So, my second official Guest Blog, I hope you are as excited about it as I am. About a month or so ago, I got this awesome idea of comparing the concept of being the image-bearers of God to the real life context of how soldiers represent their country. I just had a small problem – I have never been in the military and would be forced to fake an article, which I was not willing to do. Fortunately, I have this amazing colleague who actually is military, and who studies with the Wisdom in Torah Talmidim teachers – so when I told him that I wanted and asked politely (begged might be more accurate), he said yes! So, without further ado – here is Matt Nappier of Beit Shalom congregation in Monroe, La.
I often like to take inventory of my personal space and the interactions around my small slice of this world to see God wherever it is I happen to find myself. Over time and as I’ve grown, like all of us, I’ve found Him within many different experiences. When my wife and I decided to start a farm, our sole focus in the beginning, and hopefully still, was to learn to see God in a deeper way through His creation, digging our hands into the most basic aspect of it. Before that, we became parents, and our prayer was that God would not only show to us how to be great parents but also reveal to us a deeper understanding of Him as Father. Going even further back, as we were married, our prayer was that God not only would teach us to be fruitful spouses to each other but also that he would guide us in showing the world that relationship He desires to have with all of creation.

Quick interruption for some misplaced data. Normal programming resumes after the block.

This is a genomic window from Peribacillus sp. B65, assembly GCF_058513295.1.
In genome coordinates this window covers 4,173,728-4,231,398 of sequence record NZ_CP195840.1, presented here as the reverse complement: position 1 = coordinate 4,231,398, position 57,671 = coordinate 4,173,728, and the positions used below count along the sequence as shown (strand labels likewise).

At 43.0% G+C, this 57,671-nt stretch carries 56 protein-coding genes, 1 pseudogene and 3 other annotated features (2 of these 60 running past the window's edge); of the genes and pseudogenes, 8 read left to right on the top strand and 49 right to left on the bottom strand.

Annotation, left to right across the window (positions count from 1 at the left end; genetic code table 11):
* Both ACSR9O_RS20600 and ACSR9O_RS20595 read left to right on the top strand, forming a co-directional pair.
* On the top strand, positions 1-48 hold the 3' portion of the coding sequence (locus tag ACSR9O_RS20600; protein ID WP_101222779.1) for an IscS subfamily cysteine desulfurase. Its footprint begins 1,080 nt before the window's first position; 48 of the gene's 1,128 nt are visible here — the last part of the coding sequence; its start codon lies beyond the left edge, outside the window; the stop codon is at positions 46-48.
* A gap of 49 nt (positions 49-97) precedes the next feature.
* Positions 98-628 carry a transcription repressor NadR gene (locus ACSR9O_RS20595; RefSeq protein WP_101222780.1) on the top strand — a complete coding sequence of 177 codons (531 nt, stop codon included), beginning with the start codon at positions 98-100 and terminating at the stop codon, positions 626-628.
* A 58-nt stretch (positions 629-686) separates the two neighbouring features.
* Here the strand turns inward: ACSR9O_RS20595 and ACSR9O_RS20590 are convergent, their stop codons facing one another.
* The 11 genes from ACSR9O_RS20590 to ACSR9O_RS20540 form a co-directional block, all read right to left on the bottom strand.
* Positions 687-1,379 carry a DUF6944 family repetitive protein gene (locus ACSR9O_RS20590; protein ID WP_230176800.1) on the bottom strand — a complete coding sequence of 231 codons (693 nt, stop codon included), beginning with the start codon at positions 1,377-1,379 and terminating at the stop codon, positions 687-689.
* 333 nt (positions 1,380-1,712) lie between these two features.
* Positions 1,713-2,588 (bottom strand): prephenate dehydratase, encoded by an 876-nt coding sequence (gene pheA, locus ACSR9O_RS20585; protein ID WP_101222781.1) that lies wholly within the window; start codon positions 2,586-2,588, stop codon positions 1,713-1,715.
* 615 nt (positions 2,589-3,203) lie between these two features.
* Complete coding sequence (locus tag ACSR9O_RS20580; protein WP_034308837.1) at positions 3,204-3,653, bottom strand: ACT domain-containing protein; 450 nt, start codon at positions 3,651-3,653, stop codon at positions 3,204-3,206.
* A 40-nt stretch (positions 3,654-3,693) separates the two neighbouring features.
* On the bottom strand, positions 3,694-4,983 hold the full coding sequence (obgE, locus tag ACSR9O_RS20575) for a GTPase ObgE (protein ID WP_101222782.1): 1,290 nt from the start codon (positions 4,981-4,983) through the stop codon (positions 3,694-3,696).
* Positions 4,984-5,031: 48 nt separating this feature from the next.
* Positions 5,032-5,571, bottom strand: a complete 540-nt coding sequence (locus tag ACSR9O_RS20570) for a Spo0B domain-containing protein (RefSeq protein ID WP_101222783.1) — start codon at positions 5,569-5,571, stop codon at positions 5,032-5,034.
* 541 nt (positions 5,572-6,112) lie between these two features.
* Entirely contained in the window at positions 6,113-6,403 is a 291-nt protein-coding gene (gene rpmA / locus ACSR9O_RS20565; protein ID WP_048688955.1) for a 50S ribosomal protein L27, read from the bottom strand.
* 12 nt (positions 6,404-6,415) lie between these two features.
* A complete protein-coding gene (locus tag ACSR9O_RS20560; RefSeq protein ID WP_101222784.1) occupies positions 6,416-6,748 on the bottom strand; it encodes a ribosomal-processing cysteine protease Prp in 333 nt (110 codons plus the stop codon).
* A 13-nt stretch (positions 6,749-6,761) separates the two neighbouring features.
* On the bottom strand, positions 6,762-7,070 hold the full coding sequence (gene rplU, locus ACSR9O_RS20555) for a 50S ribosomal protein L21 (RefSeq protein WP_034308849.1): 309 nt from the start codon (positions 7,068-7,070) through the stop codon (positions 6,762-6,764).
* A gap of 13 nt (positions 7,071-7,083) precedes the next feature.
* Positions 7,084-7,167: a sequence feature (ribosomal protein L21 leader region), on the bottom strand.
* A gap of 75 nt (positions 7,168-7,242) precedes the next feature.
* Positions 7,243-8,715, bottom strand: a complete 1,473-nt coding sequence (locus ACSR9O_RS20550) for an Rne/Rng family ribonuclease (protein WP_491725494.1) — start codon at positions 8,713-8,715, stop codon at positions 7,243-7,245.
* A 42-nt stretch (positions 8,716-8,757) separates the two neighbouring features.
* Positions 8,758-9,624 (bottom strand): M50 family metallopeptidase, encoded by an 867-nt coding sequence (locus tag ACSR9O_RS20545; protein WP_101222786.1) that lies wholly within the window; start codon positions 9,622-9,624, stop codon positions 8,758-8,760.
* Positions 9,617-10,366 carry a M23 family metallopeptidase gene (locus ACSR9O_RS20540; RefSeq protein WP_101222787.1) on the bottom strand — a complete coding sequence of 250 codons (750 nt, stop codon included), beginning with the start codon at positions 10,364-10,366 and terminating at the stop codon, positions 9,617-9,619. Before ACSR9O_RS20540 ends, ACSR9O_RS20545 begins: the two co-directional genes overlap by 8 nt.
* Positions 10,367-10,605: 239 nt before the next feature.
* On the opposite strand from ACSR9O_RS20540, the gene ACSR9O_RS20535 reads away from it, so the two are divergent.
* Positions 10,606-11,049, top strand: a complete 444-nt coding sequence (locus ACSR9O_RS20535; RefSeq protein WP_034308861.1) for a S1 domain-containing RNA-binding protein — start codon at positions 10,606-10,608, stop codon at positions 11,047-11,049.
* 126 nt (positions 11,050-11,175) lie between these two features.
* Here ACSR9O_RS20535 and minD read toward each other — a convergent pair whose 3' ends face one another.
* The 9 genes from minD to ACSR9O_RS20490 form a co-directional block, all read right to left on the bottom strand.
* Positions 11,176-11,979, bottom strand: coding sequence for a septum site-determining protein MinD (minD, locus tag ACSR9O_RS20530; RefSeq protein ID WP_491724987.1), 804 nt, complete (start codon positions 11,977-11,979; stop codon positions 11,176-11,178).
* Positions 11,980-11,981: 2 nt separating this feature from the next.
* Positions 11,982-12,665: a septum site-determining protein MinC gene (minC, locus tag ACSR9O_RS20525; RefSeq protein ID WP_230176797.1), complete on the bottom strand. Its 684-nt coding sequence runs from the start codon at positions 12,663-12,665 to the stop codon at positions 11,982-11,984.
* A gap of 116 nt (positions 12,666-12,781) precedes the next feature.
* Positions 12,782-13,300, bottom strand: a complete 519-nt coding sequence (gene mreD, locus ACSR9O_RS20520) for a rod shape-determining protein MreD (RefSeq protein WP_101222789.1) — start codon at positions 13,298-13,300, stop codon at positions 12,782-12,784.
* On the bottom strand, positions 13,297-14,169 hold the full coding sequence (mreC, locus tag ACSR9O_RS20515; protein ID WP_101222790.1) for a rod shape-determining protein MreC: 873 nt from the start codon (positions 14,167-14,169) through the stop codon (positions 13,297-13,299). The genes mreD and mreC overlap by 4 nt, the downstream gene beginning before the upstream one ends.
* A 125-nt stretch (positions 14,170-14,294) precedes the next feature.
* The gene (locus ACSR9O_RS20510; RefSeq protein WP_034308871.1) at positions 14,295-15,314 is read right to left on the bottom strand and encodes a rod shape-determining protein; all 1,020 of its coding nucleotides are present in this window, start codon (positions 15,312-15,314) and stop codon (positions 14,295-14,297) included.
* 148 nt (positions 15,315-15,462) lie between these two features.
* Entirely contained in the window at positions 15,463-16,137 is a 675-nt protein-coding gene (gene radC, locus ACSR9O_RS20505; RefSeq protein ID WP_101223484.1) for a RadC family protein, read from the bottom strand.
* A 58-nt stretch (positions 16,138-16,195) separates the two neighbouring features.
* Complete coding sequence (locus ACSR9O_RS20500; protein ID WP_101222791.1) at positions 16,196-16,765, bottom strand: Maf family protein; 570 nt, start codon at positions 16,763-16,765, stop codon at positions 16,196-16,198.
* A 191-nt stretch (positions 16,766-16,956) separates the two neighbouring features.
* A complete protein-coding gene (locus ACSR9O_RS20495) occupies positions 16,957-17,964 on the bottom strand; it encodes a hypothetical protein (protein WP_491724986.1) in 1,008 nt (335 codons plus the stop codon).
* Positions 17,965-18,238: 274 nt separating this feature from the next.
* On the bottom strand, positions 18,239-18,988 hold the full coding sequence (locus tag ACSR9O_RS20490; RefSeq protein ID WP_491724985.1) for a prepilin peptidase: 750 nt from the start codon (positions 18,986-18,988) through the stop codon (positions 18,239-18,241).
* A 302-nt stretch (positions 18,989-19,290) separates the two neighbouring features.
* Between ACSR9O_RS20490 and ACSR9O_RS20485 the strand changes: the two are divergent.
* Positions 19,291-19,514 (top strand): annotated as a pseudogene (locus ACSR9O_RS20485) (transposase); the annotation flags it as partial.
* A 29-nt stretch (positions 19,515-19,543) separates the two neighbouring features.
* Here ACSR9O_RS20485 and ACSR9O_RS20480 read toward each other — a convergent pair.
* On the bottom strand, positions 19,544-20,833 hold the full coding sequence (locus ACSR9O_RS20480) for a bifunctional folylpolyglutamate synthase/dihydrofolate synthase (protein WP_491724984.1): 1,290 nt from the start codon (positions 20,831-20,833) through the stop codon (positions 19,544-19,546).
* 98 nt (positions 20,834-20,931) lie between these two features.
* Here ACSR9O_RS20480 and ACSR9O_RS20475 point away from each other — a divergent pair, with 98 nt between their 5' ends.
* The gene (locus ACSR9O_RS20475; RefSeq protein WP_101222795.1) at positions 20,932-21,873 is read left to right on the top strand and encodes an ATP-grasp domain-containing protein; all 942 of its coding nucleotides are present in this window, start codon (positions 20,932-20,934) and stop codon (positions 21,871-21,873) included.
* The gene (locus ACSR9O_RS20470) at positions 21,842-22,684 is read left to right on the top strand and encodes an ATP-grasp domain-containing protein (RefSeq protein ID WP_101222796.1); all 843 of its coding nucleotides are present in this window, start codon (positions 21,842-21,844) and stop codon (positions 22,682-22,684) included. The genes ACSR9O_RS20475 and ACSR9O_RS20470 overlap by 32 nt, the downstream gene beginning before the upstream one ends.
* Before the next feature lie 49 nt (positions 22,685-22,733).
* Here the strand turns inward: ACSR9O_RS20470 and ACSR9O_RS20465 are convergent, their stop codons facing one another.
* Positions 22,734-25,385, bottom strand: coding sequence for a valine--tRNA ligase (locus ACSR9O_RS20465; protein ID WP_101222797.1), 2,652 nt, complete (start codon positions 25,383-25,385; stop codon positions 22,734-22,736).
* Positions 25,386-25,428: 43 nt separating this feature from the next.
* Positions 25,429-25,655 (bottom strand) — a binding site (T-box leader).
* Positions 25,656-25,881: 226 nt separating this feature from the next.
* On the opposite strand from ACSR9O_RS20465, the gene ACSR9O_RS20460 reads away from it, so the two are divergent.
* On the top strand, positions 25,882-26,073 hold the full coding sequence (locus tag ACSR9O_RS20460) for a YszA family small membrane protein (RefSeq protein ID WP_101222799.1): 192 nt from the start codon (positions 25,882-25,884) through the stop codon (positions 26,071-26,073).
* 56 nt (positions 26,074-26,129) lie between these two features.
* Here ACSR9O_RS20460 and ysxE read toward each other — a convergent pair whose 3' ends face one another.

One other identity I hold is that of an Army soldier over the last 15 years. Having just graduated from another leadership course, I find myself also looking for God in those experiences. As the Army has trained me over the years to be a leader within its ranks, I have prayed God that God will continue to show me how to use those tools to be a leader within the ranks of His Kingdom on earth. While I was away, one emerging area of contemplation for me has been that of the ancient concept of humans as the image-bearers of God; as a result, a physical picture of what that means has presented itself, as so many other times, in the experiences around me.
I’d like to offer somewhat of an analogy, a physical comparison of something we may relate to today to help illustrate what it means to be the image-bearers of God on earth. I’d like to paint this picture through the palette of my career in the US Army. Let me be clear that I’m not suggesting that the Army of the United States is a good or equal comparison to God’s Kingdom and reiterate that this is simply an analogy in the physical world around us.
Although my focus for this comparison is our current worldview and responsibilities as image-bearers in the Kingdom of God here on earth, carrying the identity we have through Yeshua (Jesus) our Messiah, it wouldn’t be correct if I failed to mention the original image-bearers of God – Adam and Eve.
Then God said, “Let Us make man in Our image, according to Our likeness; let them have dominion over the fish of the sea, over the birds of the air, and over the cattle, over all the earth and over every creeping thing that creeps on the earth.” So, God created man in His own image; in the image of God He created him; male and female He created them.